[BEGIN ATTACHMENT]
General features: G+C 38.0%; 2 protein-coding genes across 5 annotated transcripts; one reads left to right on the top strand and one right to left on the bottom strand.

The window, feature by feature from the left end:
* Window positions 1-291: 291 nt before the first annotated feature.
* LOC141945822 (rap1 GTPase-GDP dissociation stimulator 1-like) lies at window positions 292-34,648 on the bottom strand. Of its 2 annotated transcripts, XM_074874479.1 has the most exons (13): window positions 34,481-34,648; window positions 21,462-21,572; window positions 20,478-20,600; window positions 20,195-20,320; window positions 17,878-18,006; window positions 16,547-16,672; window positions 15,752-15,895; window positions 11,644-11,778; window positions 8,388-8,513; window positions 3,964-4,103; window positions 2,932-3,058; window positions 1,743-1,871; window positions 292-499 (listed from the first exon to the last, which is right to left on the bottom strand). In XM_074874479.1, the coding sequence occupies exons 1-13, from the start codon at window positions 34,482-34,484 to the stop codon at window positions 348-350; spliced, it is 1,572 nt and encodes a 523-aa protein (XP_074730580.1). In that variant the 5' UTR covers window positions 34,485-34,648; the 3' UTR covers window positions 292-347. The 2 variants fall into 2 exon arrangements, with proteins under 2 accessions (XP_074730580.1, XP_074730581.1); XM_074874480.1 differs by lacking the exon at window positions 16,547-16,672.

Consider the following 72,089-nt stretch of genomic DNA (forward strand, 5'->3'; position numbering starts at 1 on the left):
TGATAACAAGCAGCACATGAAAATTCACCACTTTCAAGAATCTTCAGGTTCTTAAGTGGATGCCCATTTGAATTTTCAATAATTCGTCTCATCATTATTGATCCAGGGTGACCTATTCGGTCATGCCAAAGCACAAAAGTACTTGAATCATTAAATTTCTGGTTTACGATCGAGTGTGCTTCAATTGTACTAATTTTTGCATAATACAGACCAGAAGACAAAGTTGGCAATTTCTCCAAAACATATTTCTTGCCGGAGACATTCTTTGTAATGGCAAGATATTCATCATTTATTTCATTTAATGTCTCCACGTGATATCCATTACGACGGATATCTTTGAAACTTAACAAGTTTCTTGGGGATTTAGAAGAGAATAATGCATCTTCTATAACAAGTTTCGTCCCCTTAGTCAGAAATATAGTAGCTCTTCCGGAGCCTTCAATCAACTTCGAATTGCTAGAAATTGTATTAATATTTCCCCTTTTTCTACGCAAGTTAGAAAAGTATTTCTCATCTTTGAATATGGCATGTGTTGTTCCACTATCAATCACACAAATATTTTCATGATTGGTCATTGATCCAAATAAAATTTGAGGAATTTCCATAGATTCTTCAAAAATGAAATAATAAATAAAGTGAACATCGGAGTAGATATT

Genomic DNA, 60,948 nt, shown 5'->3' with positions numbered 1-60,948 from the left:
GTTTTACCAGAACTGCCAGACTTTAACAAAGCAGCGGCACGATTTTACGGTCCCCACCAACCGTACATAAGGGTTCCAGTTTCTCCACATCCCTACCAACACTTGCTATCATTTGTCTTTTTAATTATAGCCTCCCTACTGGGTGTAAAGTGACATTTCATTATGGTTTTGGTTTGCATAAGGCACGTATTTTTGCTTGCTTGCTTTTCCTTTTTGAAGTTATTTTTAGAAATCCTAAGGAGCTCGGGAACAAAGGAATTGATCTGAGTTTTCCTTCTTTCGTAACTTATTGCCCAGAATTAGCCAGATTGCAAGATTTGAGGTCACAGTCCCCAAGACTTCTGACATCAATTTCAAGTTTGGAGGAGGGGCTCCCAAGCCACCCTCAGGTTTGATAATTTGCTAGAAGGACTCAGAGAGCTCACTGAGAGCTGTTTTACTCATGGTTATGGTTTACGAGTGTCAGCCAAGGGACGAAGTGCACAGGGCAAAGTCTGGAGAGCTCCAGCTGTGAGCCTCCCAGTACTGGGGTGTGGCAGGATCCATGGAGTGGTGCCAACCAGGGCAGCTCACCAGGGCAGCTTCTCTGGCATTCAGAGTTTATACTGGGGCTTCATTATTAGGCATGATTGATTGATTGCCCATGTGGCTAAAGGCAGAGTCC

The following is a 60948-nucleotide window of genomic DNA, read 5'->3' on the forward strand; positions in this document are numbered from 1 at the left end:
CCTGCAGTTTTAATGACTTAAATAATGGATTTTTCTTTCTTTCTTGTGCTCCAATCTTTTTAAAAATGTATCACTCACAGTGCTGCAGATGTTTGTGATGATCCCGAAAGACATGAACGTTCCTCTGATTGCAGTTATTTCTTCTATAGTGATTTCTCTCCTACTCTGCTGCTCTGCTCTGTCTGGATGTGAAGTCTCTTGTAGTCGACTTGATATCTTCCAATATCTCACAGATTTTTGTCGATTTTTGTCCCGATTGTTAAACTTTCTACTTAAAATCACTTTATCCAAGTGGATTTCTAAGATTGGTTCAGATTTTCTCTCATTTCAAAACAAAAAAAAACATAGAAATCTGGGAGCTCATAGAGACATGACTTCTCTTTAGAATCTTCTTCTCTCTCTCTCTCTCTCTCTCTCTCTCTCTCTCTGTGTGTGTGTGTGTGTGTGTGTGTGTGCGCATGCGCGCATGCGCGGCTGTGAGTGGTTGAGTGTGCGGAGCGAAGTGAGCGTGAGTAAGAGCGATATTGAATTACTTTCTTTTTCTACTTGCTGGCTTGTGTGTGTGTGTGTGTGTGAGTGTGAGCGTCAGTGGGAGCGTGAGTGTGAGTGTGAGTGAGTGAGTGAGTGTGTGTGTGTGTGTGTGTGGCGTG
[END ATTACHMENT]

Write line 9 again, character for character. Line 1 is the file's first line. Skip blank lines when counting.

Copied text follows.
The following is a 60948-nucleotide window of genomic DNA, read 5'->3' on the forward strand; positions in this document are numbered from 1 at the left end: